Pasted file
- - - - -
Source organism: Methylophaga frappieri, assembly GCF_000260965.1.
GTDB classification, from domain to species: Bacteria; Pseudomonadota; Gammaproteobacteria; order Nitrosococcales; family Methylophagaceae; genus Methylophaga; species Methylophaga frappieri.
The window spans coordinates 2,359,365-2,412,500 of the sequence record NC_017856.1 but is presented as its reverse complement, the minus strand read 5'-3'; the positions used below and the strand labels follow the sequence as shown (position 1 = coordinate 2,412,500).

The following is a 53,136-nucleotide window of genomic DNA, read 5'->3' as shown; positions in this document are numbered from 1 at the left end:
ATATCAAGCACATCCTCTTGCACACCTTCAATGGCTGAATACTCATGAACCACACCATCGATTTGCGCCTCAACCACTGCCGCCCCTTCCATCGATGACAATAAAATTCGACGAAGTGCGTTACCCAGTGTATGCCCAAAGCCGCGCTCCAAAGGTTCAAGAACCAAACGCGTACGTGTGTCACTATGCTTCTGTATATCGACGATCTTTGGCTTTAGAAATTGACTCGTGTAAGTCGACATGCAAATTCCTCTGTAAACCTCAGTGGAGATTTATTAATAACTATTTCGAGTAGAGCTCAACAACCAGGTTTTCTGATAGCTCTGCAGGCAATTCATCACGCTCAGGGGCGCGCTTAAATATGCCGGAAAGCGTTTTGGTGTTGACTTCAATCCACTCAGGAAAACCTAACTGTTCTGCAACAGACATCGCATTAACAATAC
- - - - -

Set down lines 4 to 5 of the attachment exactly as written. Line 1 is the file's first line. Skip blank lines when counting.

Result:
The following is a 53,136-nucleotide window of genomic DNA, read 5'->3' as shown; positions in this document are numbered from 1 at the left end:
ATATCAAGCACATCCTCTTGCACACCTTCAATGGCTGAATACTCATGAACCACACCATCGATTTGCGCCTCAACCACTGCCGCCCCTTCCATCGATGACAATAAAATTCGACGAAGTGCGTTACCCAGTGTATGCCCAAAGCCGCGCTCCAAAGGTTCAAGAACCAAACGCGTACGTGTGTCACTATGCTTCTGTATATCGACGATCTTTGGCTTTAGAAATTGACTCGTGTAAGTCGACATGCAAATTCCTCTGTAAACCTCAGTGGAGATTTATTAATAACTATTTCGAGTAGAGCTCAACAACCAGGTTTTCTGATAGCTCTGCAGGCAATTCATCACGCTCAGGGGCGCGCTTAAATATGCCGGAAAGCGTTTTGGTGTTGACTTCAATCCACTCAGGAAAACCTAACTGTTCTGCAACAGACATCGCATTAACAATAC